23. 23

    #20 Ray Ladbury

    As usual Ray has properly hit the nail right on the head.

    – Ridicule is an appropriate response to the ridiculous.

  24. 24
    vukcevic says:

    It is not required to go to any esoteric numerical simulations to conclude that the temperatures in North Atlantic / Nordic Seas ‘may’ go down in the next decade, as shown here: .
    based on the data from the NCAR. Information about the data and processing can be found here:

  25. 25
    Hank Roberts says:

    > Ridicule is a perfectly legitimate response

    But remember the Lesson of the Street.
    When you start arguing with crazy people,
    bystanders won’t know which of you is the crazy one.

    When you start exchanging ridicule,

    Tricking _you_ into getting angry and ridiculous, so _they_ can pose as calm and rational,
    extremely effective.

  26. 26
    Aaron Lewis says:

    A climate model based on curve fitting is going to be wrong, because AGW produces weather that we have not seen before. On the other hand, computer simulations of climate that do not include carbon forcing and ice dynamics are also going to be wrong. For stakeholders, it does not matter why a model is wrong. All that matters is the accuracy of the final answer.

    AR4 missed the time frame for system changes that caused the Arctic sea ice retreat and all of the follow-on feedback cycles (e. g., CH4 releases from the Arctic sea bed).

    If the computer models (and AR5) significantly understate the time frame or effects of AGW, then it really does not matter whether stakeholders read computer model output, the latest drool by a curve fitter, or the Farmer’s Almanac. In each case, the effect will be poor policy and bad planning.

  27. 27

    #24 vukcevic

    Your missing my point, the issue here is the ability of a scientist to use a cherry picked piece of science as a case against global warming, not regional variability in relation to natural variation.

    That aside, what is the CI on the assertion that “temperatures in North Atlantic / Nordic Seas ‘may’ go down in the next decade”?

  28. 28
    Susan Anderson says:

    When dishonesty prevails and threatens humanity, it is necessary to use anything and everything that comes to hand. Especially with those who wish to distract from the excellent scientific discussion that should otherwise prevail in this field. Humor is also soothing to the soul of those beleaguered souls who work very hard to get real news and real science out to a public that mostly would prefer to ignore it and hope it will go away. There are a few mosquitoes here who have discovered they can get people to swat away rather than hiking up the rather steep trail, as well. Per Luntz et al., distract and vilify works to delay. Unfortunately, we do not at this point have time for this slick anti-sense.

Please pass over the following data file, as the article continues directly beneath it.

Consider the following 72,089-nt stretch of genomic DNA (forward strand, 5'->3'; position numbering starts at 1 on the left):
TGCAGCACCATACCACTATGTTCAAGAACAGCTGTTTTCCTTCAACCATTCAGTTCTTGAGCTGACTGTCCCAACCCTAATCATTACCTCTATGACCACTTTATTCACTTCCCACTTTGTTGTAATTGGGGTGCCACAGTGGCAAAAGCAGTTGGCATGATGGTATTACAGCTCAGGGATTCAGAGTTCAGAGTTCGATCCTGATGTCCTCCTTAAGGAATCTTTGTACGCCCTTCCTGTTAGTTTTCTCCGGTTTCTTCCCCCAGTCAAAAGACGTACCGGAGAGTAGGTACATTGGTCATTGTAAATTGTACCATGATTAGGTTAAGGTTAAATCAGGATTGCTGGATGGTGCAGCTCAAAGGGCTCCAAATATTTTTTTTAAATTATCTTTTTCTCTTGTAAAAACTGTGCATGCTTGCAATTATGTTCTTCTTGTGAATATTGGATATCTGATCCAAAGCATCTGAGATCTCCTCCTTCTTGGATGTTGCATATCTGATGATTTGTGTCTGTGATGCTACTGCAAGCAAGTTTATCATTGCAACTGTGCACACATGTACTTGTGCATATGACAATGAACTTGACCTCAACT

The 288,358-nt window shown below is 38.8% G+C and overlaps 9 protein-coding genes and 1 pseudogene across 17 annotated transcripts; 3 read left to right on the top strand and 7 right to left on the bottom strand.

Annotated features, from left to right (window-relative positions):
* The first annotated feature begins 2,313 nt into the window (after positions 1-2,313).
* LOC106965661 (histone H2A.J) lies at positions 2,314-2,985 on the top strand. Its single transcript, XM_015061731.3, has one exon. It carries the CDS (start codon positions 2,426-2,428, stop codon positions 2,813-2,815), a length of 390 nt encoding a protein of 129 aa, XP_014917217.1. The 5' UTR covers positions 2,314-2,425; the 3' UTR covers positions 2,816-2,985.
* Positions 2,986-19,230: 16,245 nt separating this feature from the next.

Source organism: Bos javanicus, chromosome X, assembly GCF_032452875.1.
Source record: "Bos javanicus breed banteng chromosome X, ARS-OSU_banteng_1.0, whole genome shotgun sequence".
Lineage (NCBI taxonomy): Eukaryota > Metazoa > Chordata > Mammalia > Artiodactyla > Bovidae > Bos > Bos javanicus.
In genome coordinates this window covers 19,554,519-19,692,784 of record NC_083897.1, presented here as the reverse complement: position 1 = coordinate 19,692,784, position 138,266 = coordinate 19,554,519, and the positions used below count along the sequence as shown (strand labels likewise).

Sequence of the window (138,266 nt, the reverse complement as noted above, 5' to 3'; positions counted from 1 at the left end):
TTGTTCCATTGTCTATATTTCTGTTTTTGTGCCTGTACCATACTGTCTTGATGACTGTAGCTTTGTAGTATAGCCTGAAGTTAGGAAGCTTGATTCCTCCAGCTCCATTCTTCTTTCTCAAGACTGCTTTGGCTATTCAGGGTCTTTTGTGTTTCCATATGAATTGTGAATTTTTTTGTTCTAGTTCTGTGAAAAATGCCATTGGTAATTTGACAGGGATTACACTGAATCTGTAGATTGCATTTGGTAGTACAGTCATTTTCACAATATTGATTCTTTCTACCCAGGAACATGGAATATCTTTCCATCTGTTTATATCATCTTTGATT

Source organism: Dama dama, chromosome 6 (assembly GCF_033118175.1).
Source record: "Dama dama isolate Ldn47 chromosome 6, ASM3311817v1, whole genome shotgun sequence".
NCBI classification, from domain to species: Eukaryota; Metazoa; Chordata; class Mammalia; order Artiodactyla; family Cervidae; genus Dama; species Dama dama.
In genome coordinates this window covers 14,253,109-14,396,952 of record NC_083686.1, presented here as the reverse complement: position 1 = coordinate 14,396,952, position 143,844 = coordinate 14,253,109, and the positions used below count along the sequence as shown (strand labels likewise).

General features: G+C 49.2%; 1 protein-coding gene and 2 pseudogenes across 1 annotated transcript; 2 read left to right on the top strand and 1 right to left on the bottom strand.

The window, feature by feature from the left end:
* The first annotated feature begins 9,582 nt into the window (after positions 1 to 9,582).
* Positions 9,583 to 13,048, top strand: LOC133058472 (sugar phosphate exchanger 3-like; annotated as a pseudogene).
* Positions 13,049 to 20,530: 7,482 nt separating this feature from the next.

Speaking of humor, how about these four horses (can’t find original, will have to use Tenney’s link, reposted from 2009:

  29. 29
    vukcevic says:

    Confidence intervals, Bayesian or otherwise, may be of interest to statisticians, which I am not, my background is in engineering, hence I look to physical principles as an evaluation of, not numeric probability, but a consequential possibility.

  30. 30
    Ray Ladbury says:

    Susan, When dishonesty threatens humanity, it is necessary only to use the most powerful of weapons–the truth. It is difficult to wield, sharp as a razor on all sides, but those who have mastered it cannot be vanquished.

  31. 31
    Bill says:

    Among other things, it would be nice to know what four meteorological stations in Svalbard were used to to construct their “composite” temperature record. Furthermore, how was the composite constructed? In three of their figures (1, 4, and 5) three different time periods are used to smooth mean annual air temperature. Why? Lots of questions.

    Ramus: Do you have any idea why the Forland, et al. 2007 report is not listed at Just curious. Thanks.

  32. 32
    JGarland says:

    Ray–Nice sentiments, but the truth has often been vanquished.

    On a happier note, that doesn’t mean the truth still isn’t out there for some future person or society to refind and eventually establish.

  33. 33
    Bill says:

    Clearly a typo in my first submission! Sentence should read Forland, et al, 1997!

  34. 34
    Hank Roberts says: